# How to wire multiple LEDs

Basic electronics part 4 Series wiring

In the example below, I have wired two LEDs end-to-end. This is know as wiring in series The anode of the LED on the left is wired to the resistor as before – but the cathode is wired to the anode of the LED on the right. This is because from the point of view of the LED on the right it’s anode is going to the highest potential difference presented to it, and it’s cathode is going to the lowest. This is also true for the LED on the left as it cannot see the the rest of the circuit. Essentially current can only flow in one direction through the LEDs so they must both be pointing in the same direction.

These specific LEDs have a rating of 2 volts at 20mA, as before this means that if the potential difference across them is 2 volts, then they will only draw a current of 20mA. As they are wired in series the potential difference across them will be the sum of both, so the current flow will be 20mA through the LEDs when the potential difference across both of them together is 4 volts.

Our battery is again 5 volts, so this time we only need to drop one volt across the resistor, with a current flow of 20mA. Using Ohms law:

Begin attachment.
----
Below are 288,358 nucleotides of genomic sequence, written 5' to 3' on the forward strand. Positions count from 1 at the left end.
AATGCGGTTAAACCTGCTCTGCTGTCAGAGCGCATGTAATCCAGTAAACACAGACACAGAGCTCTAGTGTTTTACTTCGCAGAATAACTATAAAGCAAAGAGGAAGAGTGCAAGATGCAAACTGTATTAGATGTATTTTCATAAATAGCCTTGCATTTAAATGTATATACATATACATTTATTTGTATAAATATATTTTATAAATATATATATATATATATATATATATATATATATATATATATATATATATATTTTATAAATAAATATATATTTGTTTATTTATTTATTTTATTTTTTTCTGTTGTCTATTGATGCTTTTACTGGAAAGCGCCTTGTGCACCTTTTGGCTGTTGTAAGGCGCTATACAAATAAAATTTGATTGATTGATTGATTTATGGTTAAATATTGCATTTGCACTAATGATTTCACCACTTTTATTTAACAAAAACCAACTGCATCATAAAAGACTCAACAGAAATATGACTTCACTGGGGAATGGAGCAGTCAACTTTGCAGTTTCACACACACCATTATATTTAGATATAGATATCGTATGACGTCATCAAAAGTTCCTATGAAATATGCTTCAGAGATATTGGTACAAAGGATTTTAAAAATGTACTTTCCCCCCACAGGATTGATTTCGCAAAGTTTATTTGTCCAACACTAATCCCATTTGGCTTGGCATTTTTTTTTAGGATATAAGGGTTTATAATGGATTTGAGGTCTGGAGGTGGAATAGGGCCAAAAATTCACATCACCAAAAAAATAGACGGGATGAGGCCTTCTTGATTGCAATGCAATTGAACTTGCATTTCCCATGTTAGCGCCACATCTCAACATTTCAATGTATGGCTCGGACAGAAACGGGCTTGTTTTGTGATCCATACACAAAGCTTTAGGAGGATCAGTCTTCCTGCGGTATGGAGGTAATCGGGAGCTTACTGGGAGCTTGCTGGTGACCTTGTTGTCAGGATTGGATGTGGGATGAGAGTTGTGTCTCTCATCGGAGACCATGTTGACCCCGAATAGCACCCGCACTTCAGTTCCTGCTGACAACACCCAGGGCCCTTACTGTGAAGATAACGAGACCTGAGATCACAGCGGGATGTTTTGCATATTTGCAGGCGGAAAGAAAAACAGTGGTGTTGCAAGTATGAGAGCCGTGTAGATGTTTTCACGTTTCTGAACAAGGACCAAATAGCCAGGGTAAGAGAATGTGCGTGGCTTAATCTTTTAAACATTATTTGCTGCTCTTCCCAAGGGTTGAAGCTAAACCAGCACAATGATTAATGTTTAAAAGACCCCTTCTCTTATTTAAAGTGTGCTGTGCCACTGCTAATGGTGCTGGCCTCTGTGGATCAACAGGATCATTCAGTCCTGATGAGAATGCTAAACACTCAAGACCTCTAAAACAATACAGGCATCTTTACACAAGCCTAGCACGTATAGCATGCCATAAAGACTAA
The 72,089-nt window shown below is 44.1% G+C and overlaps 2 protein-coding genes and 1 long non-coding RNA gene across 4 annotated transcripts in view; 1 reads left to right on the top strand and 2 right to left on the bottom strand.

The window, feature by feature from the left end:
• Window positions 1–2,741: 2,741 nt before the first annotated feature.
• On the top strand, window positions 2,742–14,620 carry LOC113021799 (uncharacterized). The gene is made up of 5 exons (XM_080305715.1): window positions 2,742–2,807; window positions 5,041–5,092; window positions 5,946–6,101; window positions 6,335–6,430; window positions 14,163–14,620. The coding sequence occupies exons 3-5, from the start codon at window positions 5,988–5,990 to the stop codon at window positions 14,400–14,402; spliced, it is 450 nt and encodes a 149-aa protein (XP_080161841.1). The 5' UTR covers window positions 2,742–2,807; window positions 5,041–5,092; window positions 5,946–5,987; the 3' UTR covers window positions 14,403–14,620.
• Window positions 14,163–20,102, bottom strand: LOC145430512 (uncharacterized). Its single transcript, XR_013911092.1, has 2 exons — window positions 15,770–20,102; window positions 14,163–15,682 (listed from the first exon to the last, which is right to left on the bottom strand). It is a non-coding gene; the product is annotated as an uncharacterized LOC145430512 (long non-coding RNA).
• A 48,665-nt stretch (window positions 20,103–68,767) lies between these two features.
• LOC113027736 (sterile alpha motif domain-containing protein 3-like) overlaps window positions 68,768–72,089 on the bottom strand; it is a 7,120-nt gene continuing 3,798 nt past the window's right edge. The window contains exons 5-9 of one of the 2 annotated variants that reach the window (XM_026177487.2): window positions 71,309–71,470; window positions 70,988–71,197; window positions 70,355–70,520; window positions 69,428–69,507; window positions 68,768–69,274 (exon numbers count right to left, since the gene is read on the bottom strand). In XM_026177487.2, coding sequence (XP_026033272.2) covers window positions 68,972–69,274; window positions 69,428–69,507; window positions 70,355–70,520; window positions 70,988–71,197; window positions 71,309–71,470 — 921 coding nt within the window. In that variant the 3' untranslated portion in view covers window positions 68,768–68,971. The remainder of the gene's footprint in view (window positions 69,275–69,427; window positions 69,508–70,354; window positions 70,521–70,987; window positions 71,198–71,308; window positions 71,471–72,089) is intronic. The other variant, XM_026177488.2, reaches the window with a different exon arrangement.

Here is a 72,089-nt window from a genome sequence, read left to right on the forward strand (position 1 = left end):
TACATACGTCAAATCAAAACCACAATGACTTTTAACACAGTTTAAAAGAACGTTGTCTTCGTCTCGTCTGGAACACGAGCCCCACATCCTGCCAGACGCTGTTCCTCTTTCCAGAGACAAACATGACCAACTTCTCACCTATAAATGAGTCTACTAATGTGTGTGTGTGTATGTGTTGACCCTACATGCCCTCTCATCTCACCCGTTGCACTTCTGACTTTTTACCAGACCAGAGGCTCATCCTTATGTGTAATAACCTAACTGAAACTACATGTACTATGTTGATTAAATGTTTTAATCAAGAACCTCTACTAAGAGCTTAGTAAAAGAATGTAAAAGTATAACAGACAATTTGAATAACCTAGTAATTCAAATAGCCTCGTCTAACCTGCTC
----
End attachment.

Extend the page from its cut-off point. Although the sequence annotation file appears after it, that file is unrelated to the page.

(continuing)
R = V/I

R = 1/0.02

R = 50

So our resistor, which is also wired in series, needs to be 50 Ohms

Parallel wiring

In the example below, I have wired both the anodes of the LEDs together, and both the cathodes of the LEDs together. This is know as wiring in parallel. There is one resistor in series with both LEDs: This time our hose pipe where the LEDs are wired is effectively twice and thick, so twice as much current can flow. However the potential difference across the LEDs must remain at 2 volts in order for the correct amount of current to flow through each.

So this time, we still need 2 volts across the LEDs, but our battery is 5 volts, so we need to drop 3 volts. However, our current is now 40mA, so using Ohms law:

R = V/I

R = 3/0.04

R = 75

So our resistor, which is wired in series with both LEDs, needs to be 75 Ohms.